The Oregon Fish and Wildlife Commission on Oct. 9 denied a request by the Ochoco Irrigation District for a fish passage waiver at Bowman Dam near Prineville.

OID is proposing to construct a hydroelectric facility at the dam, which is owned by the U.S. Bureau of Reclamation and operated by the district. The district would install two turbines at the earthen dam to generate 3 MW of power in concert with its water operations.

Oregon state laws require that new hydroelectric projects provide fish passage and address any other fish or wildlife concerns. The irrigators sought a waiver from the commission, but that request was not recommended by Oregon Department of Fish and Wildlife staff.

According to materials provided with the agenda, the irrigation district offered to enhance salmonid spawning habitat in the Crooked River below the dam by replenishing gravel every three years, and by reducing total dissolved gas. It also offered to spend $90,500 to help develop fish passage on Ochoco Creek, and $200,000 to restore 185 acres of riparian land.

Fish and Wildlife staff found that providing fish passage would restore about 464 miles of habitat for redband trout, 63 miles of habitat for steelhead and 57 miles of habitat for spring Chinook.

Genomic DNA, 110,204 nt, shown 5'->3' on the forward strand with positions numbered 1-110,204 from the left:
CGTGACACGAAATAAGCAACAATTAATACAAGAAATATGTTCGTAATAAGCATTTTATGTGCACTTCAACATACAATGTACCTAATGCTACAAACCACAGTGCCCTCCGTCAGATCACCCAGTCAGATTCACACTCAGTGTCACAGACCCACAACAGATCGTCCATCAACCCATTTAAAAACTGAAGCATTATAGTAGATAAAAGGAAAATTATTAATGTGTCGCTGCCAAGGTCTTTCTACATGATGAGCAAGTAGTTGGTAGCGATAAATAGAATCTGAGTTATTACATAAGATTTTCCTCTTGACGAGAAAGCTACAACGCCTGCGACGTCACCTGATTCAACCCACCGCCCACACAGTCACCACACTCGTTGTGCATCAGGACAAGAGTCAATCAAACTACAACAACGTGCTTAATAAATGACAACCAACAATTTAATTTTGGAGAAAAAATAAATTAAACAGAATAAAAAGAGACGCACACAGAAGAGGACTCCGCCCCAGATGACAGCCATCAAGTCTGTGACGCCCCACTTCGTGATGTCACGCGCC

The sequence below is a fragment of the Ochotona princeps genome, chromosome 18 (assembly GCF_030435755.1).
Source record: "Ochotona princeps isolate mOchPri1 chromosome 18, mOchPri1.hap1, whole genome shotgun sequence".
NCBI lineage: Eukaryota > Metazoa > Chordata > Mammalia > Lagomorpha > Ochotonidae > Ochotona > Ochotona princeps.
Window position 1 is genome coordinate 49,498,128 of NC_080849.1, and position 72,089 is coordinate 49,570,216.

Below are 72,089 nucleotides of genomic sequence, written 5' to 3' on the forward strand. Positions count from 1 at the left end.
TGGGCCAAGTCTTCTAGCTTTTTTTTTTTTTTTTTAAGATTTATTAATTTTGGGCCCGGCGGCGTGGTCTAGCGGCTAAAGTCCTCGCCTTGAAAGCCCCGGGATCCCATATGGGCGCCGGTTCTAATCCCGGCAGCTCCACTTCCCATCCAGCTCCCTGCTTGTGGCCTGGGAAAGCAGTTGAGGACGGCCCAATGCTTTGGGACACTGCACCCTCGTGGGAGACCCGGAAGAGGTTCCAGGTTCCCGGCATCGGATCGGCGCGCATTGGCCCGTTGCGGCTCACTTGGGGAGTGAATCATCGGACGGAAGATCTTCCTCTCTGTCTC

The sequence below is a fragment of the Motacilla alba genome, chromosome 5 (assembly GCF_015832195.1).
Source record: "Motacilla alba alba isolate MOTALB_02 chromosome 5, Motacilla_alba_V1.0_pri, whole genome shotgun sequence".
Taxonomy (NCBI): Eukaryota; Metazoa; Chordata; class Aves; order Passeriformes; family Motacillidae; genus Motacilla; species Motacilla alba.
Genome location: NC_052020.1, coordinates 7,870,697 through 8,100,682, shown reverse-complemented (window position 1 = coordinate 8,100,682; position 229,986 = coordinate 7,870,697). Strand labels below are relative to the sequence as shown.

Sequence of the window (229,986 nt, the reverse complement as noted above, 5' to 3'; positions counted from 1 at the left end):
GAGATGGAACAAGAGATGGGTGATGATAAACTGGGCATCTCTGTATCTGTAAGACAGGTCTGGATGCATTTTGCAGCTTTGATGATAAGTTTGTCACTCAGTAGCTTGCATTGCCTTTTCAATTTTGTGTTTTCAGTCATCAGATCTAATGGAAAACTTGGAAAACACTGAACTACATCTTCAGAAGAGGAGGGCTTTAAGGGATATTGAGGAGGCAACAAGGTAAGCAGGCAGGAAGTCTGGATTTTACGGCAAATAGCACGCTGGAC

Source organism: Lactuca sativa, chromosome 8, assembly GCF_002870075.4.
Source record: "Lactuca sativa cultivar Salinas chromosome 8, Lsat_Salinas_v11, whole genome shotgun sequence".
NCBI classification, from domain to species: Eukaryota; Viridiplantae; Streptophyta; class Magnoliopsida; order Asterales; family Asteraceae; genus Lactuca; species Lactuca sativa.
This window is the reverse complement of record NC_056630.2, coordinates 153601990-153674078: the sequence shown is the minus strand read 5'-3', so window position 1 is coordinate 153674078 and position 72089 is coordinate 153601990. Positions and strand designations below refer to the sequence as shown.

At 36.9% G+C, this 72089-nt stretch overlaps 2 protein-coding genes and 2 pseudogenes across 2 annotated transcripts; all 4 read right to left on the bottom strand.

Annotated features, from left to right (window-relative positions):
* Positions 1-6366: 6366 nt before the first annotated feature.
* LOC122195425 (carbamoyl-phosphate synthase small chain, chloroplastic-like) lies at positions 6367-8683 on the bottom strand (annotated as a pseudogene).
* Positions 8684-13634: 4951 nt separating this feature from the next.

"The quantifiable information suggests that OID's mitigation would provide a benefit to approximately 3.95 miles of stream habitat for redband trout, steelhead and spring Chinook salmon," the agenda materials said. "Department staff finds that despite positive benefits realized in the Crooked River from OID's proposed mitigation package, when compared to the benefits of providing upstream fish passage at Bowman Dam, the proposed mitigation will not provide a net benefit."

Irrigators still need a preliminary permit from FERC, a water quality certification from the Oregon Department of Environmental Quality, a new water right, and a FERC license to construct and operate the project.

The commissioners recognized the benefits of the irrigation district's proposal, but found that additional mitigation would be necessary. They voted 5-1 against granting the waiver after hearing testimony from 28 people, both for and against the project. The vote followed the recommendations of Oregon's Fish and Wildlife staff and the Fish Passage Task Force, which both determined the proposed mitigation did not provide adequate benefits.

K.C. Mehaffey covers fish issues for Clearing Up, and is editor of the NW Fishletter. She joined the NewsData writing team in February 2018. From lawsuits to scientific studies, she is enjoying the deep dive into the Columbia Basin's many fish topics.